Telenor will ask for compensation from India if the country goes ahead with the cancellation of its 2G mobile licenses as ordered by a court, a company spokesman said.
The Norwegian telecommunications company however said that it continued to be hopeful that the issue could be resolved by dialogue with the Indian government. It did not specify what was the amount of compensation it expected from the Indian government, though it said it plans to seek compensation for “all investment, guarantees and damages.”
“We are hopeful that it remains the government’s intent to protect and encourage bona fide foreign investment in the country,” Telenor spokesman Glenn Mandelid said in an email on Tuesday.
India’s Supreme Court ruled in February that 122 licenses awarded across 22 service areas in 2008 should be cancelled within four months, as there were irregularities in their allotment.
Among the companies that are likely to be affected are the Indian ventures of Telenor, NTT DoCoMo, Emirates Telecommunications, and Sistema of Russia.
Telenor stands to lose all its 22 2G licenses, and is considering action against India under a treaty between Indian and Singapore, as the investments in India were made by Telenor’s subsidiary in Singapore, Mandelid said.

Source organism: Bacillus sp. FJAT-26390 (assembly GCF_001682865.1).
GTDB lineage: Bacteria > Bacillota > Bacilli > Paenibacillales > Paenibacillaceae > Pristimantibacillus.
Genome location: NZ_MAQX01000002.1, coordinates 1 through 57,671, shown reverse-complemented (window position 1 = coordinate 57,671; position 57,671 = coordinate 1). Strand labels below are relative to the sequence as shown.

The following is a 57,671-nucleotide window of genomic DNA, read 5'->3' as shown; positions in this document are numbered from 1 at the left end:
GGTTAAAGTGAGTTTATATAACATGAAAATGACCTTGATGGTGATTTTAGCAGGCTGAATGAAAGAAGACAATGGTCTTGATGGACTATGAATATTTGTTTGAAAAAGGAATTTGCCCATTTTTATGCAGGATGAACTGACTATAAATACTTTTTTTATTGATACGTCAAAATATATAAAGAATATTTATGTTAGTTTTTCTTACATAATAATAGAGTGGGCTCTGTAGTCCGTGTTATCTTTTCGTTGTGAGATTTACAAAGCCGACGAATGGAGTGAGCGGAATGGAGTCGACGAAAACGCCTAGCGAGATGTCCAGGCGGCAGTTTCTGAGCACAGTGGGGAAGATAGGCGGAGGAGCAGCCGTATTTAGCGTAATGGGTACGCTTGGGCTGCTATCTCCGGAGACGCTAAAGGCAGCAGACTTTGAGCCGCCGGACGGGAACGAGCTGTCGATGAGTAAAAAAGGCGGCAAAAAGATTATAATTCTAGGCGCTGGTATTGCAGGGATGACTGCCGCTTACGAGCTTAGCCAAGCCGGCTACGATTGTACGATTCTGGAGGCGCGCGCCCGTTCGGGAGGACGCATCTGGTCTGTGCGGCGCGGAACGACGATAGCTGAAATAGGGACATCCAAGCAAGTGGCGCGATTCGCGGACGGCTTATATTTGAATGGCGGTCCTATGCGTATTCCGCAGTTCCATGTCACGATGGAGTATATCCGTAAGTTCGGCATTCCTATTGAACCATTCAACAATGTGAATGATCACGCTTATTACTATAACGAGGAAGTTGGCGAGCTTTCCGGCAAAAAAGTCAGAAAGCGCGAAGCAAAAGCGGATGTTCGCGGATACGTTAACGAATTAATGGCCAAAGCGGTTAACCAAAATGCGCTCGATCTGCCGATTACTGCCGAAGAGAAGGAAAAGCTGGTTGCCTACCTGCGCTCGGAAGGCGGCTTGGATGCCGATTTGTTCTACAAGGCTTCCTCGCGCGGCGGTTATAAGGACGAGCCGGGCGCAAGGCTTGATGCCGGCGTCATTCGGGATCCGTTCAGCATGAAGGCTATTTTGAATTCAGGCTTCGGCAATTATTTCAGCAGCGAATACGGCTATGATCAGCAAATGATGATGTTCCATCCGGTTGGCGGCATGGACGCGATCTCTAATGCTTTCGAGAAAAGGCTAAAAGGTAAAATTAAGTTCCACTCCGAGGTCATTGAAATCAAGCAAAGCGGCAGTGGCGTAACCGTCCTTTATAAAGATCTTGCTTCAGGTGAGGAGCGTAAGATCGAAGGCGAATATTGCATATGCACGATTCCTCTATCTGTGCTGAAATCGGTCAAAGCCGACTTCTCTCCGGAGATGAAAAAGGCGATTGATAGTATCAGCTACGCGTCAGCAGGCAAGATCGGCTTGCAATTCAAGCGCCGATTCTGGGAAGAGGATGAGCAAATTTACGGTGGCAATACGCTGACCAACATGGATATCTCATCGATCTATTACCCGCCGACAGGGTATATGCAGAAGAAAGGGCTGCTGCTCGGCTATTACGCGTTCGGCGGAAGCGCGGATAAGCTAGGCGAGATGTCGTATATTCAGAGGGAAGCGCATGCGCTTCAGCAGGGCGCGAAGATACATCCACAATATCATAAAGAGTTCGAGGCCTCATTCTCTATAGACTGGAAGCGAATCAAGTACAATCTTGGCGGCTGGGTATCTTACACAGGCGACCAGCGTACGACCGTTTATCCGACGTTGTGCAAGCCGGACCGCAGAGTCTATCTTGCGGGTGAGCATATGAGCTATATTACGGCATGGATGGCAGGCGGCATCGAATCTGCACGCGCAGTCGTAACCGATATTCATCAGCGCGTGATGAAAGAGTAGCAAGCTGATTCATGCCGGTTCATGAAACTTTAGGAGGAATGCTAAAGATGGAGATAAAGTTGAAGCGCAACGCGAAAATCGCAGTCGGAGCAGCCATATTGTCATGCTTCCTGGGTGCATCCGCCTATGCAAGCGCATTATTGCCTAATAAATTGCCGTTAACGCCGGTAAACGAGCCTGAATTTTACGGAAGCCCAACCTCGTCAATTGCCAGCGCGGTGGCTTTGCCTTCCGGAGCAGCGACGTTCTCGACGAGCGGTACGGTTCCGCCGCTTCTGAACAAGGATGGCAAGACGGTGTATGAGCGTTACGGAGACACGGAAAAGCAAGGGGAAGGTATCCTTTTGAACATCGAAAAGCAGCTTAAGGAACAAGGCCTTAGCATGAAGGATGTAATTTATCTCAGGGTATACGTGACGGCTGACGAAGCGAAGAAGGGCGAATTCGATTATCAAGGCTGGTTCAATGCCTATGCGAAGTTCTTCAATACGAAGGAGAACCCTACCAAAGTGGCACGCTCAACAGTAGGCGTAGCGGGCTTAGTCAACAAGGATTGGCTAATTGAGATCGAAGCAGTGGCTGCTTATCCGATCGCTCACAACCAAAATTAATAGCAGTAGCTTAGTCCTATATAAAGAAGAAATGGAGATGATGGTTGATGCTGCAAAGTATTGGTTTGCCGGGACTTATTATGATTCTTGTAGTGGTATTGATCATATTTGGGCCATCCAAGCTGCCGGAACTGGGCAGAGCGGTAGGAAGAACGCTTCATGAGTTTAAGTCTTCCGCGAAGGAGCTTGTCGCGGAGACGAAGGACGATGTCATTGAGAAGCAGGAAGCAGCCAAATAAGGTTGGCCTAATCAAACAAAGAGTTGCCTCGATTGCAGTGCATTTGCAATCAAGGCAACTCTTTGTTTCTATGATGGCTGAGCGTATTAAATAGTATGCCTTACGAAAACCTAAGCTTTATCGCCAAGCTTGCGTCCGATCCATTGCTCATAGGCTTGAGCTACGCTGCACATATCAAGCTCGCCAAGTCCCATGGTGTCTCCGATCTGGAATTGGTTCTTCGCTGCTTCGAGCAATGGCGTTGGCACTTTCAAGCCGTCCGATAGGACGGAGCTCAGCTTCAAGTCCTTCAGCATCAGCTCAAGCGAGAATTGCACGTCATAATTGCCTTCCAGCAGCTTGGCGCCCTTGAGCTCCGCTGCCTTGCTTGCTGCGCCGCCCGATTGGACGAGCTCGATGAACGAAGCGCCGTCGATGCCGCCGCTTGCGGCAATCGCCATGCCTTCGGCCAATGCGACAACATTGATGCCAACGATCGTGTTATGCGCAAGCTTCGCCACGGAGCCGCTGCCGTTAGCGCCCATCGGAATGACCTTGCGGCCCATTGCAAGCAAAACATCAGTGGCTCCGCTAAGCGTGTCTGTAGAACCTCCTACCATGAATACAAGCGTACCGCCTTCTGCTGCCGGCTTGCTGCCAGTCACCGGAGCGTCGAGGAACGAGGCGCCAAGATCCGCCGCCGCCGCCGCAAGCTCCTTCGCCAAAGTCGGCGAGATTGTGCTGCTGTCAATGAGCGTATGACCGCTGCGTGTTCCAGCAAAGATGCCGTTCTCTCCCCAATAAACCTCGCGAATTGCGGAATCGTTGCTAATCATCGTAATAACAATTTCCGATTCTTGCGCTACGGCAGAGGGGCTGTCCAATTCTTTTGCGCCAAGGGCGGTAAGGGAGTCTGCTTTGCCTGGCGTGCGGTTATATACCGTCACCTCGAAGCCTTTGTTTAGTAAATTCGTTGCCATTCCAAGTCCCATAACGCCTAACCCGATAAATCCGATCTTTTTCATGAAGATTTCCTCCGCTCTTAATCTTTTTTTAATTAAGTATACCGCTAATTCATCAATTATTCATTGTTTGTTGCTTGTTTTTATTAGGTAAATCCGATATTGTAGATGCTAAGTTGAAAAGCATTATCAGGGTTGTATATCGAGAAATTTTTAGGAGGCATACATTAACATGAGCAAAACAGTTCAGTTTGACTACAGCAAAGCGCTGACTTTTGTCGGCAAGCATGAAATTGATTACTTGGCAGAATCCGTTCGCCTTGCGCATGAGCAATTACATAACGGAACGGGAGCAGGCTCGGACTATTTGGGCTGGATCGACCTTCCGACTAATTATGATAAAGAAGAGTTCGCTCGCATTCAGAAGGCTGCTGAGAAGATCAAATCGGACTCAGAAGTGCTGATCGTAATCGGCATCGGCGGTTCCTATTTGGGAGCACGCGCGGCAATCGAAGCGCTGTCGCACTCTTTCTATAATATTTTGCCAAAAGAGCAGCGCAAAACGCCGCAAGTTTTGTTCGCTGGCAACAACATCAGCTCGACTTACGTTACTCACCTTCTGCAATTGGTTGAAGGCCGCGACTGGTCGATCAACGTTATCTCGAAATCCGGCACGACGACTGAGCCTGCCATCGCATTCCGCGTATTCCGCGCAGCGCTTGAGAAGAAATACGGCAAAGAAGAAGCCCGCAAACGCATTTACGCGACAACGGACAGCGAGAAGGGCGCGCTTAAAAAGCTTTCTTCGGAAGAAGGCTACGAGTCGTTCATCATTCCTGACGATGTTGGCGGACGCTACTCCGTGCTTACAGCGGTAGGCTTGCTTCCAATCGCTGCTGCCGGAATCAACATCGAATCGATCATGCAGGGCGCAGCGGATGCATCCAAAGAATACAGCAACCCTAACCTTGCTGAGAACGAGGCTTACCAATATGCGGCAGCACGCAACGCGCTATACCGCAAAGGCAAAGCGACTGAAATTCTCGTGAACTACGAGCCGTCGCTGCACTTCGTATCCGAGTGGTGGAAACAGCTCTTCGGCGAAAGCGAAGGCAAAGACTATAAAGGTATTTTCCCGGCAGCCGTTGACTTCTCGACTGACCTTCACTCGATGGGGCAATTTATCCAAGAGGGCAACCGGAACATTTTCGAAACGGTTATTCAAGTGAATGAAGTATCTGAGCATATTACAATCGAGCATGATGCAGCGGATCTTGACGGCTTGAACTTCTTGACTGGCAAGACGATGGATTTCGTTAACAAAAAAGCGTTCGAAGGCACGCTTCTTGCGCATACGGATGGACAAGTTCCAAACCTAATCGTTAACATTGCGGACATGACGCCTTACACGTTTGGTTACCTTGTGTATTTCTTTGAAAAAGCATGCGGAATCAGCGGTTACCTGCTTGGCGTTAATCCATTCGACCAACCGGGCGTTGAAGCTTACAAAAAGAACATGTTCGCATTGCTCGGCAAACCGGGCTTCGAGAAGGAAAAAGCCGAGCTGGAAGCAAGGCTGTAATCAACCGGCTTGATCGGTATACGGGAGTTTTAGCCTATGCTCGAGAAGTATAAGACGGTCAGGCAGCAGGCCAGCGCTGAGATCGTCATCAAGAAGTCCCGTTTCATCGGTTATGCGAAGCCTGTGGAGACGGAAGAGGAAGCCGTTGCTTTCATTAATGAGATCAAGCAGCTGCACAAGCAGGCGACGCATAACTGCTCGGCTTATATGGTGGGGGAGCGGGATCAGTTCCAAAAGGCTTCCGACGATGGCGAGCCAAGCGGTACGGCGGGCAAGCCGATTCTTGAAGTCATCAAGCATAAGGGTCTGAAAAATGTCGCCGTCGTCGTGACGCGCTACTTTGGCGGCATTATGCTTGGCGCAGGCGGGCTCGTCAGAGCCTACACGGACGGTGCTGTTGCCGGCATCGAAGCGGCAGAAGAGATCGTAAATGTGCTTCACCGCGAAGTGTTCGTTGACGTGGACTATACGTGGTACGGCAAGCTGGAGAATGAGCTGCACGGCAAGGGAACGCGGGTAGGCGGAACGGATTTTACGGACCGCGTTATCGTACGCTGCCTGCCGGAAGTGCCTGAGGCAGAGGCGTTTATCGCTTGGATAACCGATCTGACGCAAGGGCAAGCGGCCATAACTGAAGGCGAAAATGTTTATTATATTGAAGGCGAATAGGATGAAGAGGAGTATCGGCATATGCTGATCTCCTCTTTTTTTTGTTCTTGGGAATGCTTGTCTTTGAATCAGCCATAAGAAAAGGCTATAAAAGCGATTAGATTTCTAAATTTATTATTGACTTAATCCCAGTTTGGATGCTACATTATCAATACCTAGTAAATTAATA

The Norwegian company has a 67.25 percent stake in Indian joint venture, Unitech Wireless, and said in February it had decided to write down NOK4.2 billion (US$733 million) related to the licenses and goodwill in India. It has also demanded indemnity and compensation for the loss of licenses from its Indian partner, citing a shareholder agreement.
The amount the foreign operators paid for their stakes in joint ventures was far higher than the Indian companies had earlier paid for the licenses, which were offered at basement prices in 2001, the court said in its ruling.
Emirates Telecommunications, a mobile operator in the Middle East known as Etisalat, said in February that it was suspending its network and services in India following the court order.
Sistema, whose joint venture in India could also lose 21 licenses, has also sent a notice in February to the Indian government invoking a Bilateral Investment Treaty between India and the Russian government. The cancellation of the licenses is contrary to India’s obligations under the treaty to provide investments with full protection and security and not to expropriate investments, it said. Sistema has given the Indian government six months to resolve the dispute amicably.
Indian government officials were not immediately available for comment.
The Indian government as well as some of the affected companies like Sistema have filed before the Supreme Court for a review of its ruling. On the instructions of the court, India’s telecom regulator, Telecom Regulatory Authority of India, has started discussions on an auction of the spectrum released by the license cancellations, which may see some of the affected companies bidding.